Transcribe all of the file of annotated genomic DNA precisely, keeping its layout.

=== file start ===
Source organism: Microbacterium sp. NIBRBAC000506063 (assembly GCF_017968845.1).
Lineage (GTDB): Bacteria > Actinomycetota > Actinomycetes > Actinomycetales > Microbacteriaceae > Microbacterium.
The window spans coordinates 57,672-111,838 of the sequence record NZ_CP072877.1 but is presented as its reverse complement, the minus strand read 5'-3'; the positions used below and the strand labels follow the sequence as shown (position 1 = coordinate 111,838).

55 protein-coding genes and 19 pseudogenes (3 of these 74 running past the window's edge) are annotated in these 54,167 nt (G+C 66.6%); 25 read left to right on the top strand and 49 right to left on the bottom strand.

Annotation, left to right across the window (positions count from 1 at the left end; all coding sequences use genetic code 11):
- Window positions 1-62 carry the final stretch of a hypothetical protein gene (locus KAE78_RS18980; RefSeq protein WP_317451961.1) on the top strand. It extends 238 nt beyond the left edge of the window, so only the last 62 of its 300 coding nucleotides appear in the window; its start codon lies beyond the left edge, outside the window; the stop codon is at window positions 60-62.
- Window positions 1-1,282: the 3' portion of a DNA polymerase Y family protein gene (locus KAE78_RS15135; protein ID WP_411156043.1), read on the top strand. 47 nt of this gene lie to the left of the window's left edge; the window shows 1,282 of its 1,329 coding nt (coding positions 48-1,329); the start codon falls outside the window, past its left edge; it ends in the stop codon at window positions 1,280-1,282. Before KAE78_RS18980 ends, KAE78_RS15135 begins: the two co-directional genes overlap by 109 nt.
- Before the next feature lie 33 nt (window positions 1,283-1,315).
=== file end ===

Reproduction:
Source organism: Microbacterium sp. NIBRBAC000506063 (assembly GCF_017968845.1).
Lineage (GTDB): Bacteria > Actinomycetota > Actinomycetes > Actinomycetales > Microbacteriaceae > Microbacterium.
The window spans coordinates 57,672-111,838 of the sequence record NZ_CP072877.1 but is presented as its reverse complement, the minus strand read 5'-3'; the positions used below and the strand labels follow the sequence as shown (position 1 = coordinate 111,838).

55 protein-coding genes and 19 pseudogenes (3 of these 74 running past the window's edge) are annotated in these 54,167 nt (G+C 66.6%); 25 read left to right on the top strand and 49 right to left on the bottom strand.

Annotation, left to right across the window (positions count from 1 at the left end; all coding sequences use genetic code 11):
- Window positions 1-62 carry the final stretch of a hypothetical protein gene (locus KAE78_RS18980; RefSeq protein WP_317451961.1) on the top strand. It extends 238 nt beyond the left edge of the window, so only the last 62 of its 300 coding nucleotides appear in the window; its start codon lies beyond the left edge, outside the window; the stop codon is at window positions 60-62.
- Window positions 1-1,282: the 3' portion of a DNA polymerase Y family protein gene (locus KAE78_RS15135; protein ID WP_411156043.1), read on the top strand. 47 nt of this gene lie to the left of the window's left edge; the window shows 1,282 of its 1,329 coding nt (coding positions 48-1,329); the start codon falls outside the window, past its left edge; it ends in the stop codon at window positions 1,280-1,282. Before KAE78_RS18980 ends, KAE78_RS15135 begins: the two co-directional genes overlap by 109 nt.
- Before the next feature lie 33 nt (window positions 1,283-1,315).